Yahweh is also presented by the narrator in Ruth as the God of life. He gives food (1.6) and the birth of Obed is a gift from Him (4.13). This viewpoint sharply contrasts with Naomi’s own reaction to the calamity in her life being from the Almighty. It also begs the question who sent the famine which began this whole episode? Nevertheless, Yahweh not only preserves this family, but He sustains the lineage to bring King David into the world. Yahweh was the God of life then and He is still the God of life now. His providential sustenance persists through Christ who “upholds the universe by the word of his power” (Hebrews 1.4). From Ruth Christians should learn that those who commit their ways to the Lord will bear fruit. He rewards those who seek Him (Hebrews 11.6). God honors those who honor Him with their lives.

This book opens with the phrase, “In the days of the judges.” A reading of that book reveals how dark the days were. Judges ends with the ominous phrase, “Everyone did what was right in his own eyes.” People were a law unto themselves defining good and evil according to their personal preferences. The Law of Moses was abandoned. Christians today are faced with an increasingly post-Christian culture and society. More and more people are doing what is right in their own eyes. The Law of Christ is abandoned for a “do-what-you-feel” morality. “If the foundations are destroyed, what can the righteous do?” (Psalm 11.3) Ruth shows that while every man did what was right in his own eyes there were women who were doing their best to honor Yahweh, the God of Israel, in spite of grim circumstances. Indeed, there were still those in Israel who were walking in integrity before Yahweh. So too Christians must not compromise or cave to the winds of culture. The Lord’s people must likewise walk before our Lord in holiness and righteousness. The righteous can still honor God with their lives even though the culture around them is abandoning God and His word.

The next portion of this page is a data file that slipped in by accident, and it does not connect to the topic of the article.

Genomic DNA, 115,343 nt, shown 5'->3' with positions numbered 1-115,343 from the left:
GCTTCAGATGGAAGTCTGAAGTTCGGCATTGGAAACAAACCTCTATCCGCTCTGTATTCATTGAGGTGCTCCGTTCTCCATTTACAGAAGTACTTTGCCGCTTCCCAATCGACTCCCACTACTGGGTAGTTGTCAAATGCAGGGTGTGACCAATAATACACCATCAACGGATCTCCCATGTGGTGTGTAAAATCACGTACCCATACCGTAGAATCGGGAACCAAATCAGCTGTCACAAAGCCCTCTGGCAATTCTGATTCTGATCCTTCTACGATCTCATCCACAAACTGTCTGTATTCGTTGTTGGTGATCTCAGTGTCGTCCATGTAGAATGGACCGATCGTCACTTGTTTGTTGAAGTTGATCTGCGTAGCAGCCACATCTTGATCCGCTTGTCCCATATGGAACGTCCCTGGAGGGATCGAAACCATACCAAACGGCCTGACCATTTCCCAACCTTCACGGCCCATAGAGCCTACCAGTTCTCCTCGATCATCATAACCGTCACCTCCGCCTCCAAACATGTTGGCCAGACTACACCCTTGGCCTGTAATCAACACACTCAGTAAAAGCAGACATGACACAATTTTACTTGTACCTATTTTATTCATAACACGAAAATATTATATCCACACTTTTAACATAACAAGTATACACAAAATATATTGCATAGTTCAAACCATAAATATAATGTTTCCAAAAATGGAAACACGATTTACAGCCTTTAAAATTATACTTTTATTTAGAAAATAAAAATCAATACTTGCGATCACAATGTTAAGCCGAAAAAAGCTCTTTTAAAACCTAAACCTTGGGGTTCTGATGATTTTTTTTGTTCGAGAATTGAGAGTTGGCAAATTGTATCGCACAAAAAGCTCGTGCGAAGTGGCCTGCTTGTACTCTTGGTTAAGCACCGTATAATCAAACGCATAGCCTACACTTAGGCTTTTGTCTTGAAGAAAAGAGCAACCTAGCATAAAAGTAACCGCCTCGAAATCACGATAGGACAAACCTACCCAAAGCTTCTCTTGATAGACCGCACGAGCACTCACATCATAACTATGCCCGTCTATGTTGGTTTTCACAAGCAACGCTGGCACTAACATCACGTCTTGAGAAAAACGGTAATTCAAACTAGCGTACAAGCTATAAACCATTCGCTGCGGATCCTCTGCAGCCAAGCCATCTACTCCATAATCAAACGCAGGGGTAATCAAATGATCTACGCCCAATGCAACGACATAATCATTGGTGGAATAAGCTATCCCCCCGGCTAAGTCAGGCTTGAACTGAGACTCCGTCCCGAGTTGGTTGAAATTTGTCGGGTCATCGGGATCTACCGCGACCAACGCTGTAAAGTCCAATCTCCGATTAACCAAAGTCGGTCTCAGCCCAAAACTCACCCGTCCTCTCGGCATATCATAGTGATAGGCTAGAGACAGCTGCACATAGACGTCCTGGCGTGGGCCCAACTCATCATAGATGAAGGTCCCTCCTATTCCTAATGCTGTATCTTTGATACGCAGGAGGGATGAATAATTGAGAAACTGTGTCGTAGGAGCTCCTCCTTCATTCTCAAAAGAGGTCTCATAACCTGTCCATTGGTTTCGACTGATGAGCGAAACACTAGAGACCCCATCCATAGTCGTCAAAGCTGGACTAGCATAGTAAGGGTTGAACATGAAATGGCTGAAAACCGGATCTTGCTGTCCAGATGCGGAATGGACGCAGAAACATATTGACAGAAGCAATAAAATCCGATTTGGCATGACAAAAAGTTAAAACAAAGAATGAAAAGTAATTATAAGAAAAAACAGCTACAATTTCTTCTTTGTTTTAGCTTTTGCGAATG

One particular point of modern application which would inform our approach to God’s commands centers on their application of the Levirate Law. Technicalities and loopholes abound. The actual practice is only a faint shadow of what is prescribed in the Law. Yet everyone walks away with the understanding that God’s will has been done. Though they do not follow the letter of the Law, they maintain the spirit of the Law. Today many Christians get caught up in the letter of the Law while they miss the spirit of the Law. This is why church splits occur over what hymnal to use in worship, whether to have pews or chairs, how many cups should be used during communion, and any number of other nugacities. This writer is aware of a church which is seriously considering a split because a faction of the members has learned that the grape juice used in communion has water added to it. A letter-of-the-Law reading for communion demands it must be simply juice with no additives whereas a spirit-of-the-Law reading makes allowance for observance.

Finally, one would be remiss without application reflecting on Christ. The Christological significance of Ruth is two-fold. First, there is God’s providence in sustaining the seed of David which is the lineage of Christ. Through the progeny of Boaz and Ruth comes, generations later, Jesus of Nazareth. The whole family of Boaz, Ruth, and Obed are all mentioned in the genealogy of Christ in Matthew’s gospel (1.5). Second, there is the typology of Christ as our kinsman-redeemer. Through the offspring of Boaz the kinsman-redeemer comes the kinsman-redeemer of all people. Christ, like Boaz, is near us (God in the flesh), demonstrates steadfast love, and redeems us from sin with His blood on the cross. In this quaint story of redeeming love is a shadow of the gospel of redeeming love in Christ.